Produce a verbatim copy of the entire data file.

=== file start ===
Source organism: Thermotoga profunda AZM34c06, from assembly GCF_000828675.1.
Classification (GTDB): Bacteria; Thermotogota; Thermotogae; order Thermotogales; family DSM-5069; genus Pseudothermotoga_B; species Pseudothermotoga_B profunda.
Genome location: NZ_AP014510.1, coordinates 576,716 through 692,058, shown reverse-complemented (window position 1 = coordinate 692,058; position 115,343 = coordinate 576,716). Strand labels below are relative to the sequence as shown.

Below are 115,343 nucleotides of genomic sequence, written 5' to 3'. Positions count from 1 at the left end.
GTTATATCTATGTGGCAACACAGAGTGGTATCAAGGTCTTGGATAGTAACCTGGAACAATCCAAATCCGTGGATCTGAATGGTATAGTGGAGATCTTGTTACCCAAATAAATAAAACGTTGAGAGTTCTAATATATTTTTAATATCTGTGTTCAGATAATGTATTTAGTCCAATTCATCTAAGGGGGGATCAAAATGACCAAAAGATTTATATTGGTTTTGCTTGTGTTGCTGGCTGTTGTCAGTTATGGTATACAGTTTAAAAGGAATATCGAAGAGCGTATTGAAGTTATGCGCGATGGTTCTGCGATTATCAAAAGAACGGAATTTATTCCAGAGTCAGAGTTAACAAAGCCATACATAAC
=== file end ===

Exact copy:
Source organism: Thermotoga profunda AZM34c06, from assembly GCF_000828675.1.
Classification (GTDB): Bacteria; Thermotogota; Thermotogae; order Thermotogales; family DSM-5069; genus Pseudothermotoga_B; species Pseudothermotoga_B profunda.
Genome location: NZ_AP014510.1, coordinates 576,716 through 692,058, shown reverse-complemented (window position 1 = coordinate 692,058; position 115,343 = coordinate 576,716). Strand labels below are relative to the sequence as shown.

Below are 115,343 nucleotides of genomic sequence, written 5' to 3'. Positions count from 1 at the left end.
GTTATATCTATGTGGCAACACAGAGTGGTATCAAGGTCTTGGATAGTAACCTGGAACAATCCAAATCCGTGGATCTGAATGGTATAGTGGAGATCTTGTTACCCAAATAAATAAAACGTTGAGAGTTCTAATATATTTTTAATATCTGTGTTCAGATAATGTATTTAGTCCAATTCATCTAAGGGGGGATCAAAATGACCAAAAGATTTATATTGGTTTTGCTTGTGTTGCTGGCTGTTGTCAGTTATGGTATACAGTTTAAAAGGAATATCGAAGAGCGTATTGAAGTTATGCGCGATGGTTCTGCGATTATCAAAAGAACGGAATTTATTCCAGAGTCAGAGTTAACAAAGCCATACATAAC